The US economy added 263,000 jobs in November, defying aggressive action from the Federal Reserve to cool the economy and bring down decades-high inflation.
Economists surveyed by Refinitiv had expected the pace of hiring to slow to a gain of only 200,000 jobs in November and the unemployment rate to stay flat at 3.7%.
Some of the largest monthly job gains were in the leisure and hospitality sector, as well as health care. The hot jobs report also showed an unexpected spike in average hourly earnings, another knock against the Fed’s efforts to rein in inflation by cooling demand. Officials at the central bank have expressed concern about rising wages keeping inflation elevated.
In November, average hourly earnings increased 0.6% from the month before and 5.1% year over year. Economists were expecting those rates of increases to slow from October, where they increased by a revised 0.5% month-over-month and 4.9% year-over-year.
“The November employment report delivers a holiday season package of good news for American workers, including a strong increase in wages,” said Mark Hamrick, Bankrate senior economist, in a statement. “In keeping with the classic divide sometimes seen between Main Street and Wall Street, the report tells the Federal Reserve it has more work to do in its battle against inflation.”
The picture of the labor market is becoming more mixed, reflecting a number of forces at play, said Sophia Koropeckyj, managing director at Moody’s Analytics.
“First, the tight labor market has definitely limited holiday hiring, but employers are also hiring more cautiously given the uncertainty about the strength of consumer spending,” she wrote in a note Friday. “In addition, employers may be more cautious in order to support margins amid rising labor and material costs. Some interest-rate sensitive industries have also been pulling back. It should be noted that pulling back does not necessarily mean laying off workers. It can mean more cautious hiring. This explains in part the low number layoffs and low unemployment rate.”
In recent weeks, there has been a wave of mass layoff announcements from some of the biggest names in tech, with a total of 52,771 announced cuts. That’s the highest monthly total for the sector since 2000, according to outplacement firm Challenger, Gray & Christmas.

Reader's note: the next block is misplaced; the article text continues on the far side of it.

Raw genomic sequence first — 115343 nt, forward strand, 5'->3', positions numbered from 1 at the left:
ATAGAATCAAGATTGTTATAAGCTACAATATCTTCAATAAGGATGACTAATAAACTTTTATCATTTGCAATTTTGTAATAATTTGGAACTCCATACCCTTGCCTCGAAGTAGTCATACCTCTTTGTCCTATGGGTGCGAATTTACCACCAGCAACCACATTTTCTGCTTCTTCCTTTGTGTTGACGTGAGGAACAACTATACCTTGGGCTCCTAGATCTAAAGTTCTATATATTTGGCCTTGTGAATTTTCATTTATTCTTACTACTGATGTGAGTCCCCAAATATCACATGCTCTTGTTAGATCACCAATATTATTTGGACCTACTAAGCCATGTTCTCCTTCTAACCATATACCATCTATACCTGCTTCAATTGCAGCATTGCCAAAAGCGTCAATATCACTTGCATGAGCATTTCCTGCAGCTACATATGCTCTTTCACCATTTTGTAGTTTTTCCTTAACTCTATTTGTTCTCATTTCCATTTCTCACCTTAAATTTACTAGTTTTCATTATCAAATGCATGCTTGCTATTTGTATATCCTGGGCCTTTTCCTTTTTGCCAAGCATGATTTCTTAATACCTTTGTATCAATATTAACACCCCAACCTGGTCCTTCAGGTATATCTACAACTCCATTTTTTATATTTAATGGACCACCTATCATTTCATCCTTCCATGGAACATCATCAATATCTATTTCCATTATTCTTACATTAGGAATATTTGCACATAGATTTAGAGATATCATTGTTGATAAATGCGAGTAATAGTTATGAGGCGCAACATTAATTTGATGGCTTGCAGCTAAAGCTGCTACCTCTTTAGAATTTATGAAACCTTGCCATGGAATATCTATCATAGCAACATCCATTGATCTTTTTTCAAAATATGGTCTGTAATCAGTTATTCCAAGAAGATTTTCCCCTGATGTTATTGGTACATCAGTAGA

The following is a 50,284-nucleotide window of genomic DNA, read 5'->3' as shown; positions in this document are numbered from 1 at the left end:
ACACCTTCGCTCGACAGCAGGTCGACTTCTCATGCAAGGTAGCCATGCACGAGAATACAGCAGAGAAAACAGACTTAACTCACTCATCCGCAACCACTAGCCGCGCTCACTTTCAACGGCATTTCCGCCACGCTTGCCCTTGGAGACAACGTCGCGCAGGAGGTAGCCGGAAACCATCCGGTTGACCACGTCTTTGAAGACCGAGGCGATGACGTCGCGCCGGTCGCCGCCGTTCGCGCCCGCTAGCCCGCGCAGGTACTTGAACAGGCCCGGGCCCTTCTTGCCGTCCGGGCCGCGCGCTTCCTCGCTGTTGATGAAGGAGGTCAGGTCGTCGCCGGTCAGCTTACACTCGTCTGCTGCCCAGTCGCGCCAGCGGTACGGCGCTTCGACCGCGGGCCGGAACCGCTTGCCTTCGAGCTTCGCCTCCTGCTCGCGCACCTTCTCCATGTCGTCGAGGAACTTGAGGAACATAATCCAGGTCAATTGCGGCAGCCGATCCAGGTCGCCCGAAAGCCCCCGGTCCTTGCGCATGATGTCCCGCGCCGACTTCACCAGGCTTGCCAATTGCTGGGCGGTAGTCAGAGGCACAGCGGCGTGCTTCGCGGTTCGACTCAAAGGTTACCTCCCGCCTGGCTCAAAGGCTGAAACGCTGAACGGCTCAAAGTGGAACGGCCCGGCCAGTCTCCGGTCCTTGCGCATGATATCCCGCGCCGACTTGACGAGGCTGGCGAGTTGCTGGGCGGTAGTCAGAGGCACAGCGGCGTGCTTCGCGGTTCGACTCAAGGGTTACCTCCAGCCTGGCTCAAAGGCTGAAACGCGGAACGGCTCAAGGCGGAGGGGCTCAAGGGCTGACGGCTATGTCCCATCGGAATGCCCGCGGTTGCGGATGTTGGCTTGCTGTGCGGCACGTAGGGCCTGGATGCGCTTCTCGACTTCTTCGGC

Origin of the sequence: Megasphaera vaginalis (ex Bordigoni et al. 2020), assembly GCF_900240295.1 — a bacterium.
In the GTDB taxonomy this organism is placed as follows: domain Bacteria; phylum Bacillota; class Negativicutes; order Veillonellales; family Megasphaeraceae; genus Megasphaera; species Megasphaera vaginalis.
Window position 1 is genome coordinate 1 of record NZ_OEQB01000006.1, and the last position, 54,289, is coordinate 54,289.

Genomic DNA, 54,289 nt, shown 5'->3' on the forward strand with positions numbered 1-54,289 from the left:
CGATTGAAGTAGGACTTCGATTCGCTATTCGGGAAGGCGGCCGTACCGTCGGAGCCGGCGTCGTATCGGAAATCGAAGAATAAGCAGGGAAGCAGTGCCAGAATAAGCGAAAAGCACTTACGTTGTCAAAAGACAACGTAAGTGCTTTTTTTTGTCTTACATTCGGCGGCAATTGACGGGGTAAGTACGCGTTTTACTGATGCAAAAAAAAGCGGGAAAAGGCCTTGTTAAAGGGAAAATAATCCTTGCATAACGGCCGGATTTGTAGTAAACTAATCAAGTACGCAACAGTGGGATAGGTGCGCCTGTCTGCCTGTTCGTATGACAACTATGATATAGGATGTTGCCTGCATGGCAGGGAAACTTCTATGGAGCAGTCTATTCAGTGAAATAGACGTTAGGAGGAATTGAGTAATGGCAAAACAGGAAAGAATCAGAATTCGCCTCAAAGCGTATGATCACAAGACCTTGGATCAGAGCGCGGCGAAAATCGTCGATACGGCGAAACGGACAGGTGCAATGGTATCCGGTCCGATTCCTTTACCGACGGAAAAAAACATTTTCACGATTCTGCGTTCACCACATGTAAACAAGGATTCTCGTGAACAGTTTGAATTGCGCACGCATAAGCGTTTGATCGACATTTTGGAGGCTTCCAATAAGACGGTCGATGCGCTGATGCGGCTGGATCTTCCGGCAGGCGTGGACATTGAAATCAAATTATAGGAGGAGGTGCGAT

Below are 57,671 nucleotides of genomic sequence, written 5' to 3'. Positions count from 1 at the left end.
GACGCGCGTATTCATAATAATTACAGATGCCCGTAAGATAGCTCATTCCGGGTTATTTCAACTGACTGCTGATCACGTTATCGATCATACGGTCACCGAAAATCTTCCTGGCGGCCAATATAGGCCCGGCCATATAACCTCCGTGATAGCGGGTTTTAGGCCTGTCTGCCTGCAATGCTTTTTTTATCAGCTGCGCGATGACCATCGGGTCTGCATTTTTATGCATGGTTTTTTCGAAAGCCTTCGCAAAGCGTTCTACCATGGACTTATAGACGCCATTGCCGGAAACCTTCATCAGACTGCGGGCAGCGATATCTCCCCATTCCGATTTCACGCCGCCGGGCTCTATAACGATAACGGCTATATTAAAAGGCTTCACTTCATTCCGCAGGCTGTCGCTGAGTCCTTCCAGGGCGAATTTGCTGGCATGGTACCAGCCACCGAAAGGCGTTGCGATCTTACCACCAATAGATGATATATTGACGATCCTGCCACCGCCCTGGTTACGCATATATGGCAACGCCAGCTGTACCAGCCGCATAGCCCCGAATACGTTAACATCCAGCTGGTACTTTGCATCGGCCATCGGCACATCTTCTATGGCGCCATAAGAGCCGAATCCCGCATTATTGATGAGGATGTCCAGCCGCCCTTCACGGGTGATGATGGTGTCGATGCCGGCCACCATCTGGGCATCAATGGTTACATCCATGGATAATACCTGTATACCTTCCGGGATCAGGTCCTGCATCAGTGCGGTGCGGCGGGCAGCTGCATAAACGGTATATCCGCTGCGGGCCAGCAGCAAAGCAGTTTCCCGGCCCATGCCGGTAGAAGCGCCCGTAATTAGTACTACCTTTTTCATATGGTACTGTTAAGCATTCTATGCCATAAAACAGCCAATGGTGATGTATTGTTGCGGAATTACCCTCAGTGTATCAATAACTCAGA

Despite the high numbers, most of those losses appear to be getting reabsorbed into the labor market, said Jim McCoy, vice president of solutions for ManpowerGroup.
“Most companies are digital at this point,” he said in an interview. “And if not, they’re investing in automation, they’re investing in their web presence, they’re investment in business performance tools, and so they need [information technology] workers.”
Friday’s report also contained significant revisions: September was revised down by 46,000 to 269,000 jobs, and October was revised up by 23,000 jobs to 284,000.
Considering those updates, November’s monthly gain — which remains considerably above pre-pandemic monthly averages — is now the lowest total jobs added since April 2021.
Still, that might not bring much solace to the Fed, which has raised its benchmark lending rate by 3.75 percentage points this year in hopes of cooling off demand and bringing down white-hot inflation. While some areas of the economy show the effects of the Fed’s actions — home sales have fallen and inflation rates are starting to slow — the labor market has remained robust in its efforts to continue to recover jobs lost during the pandemic and adjust to continued strong consumer spending, especially in services.
“While other economic data points over the past few weeks have been favorable to the Fed’s progress on the inflation front, strong employment data is clearly the biggest headwind for the Fed,” said Charlie Ripley, senior investment strategist for Allianz Investment Management, in a statement Thursday. “Payrolls need to fall below the replacement rate in order to keep slowing the economy and despite the aggressive rate tightening thus far, the impact to the labor market has been minimal.”
The latest JOLTS report on job openings and quits showed that there were still more than 10 million job openings in October. While that indicates a gradual easing, it’s still a near-record high and well above the average of 4.5 million before Covid hit the US economy.
But with labor force participation still well below pre-pandemic levels, it’s going to be hard to fill all those available positions: November’s jobs report showed that the participation rate inched down for the third straight month to 62.1%.
Friday’s employment print marks the very last jobs report before the Fed’s next meeting on December 13-14, when officials are expected to raise rates by half a percentage point, slightly lower than in the four previous meetings.
And the hot jobs report is unlikely to shift the Fed away from that intention to moderate its pace of increases, said Angelo Kourkafas, investment strategist at Edward Jones.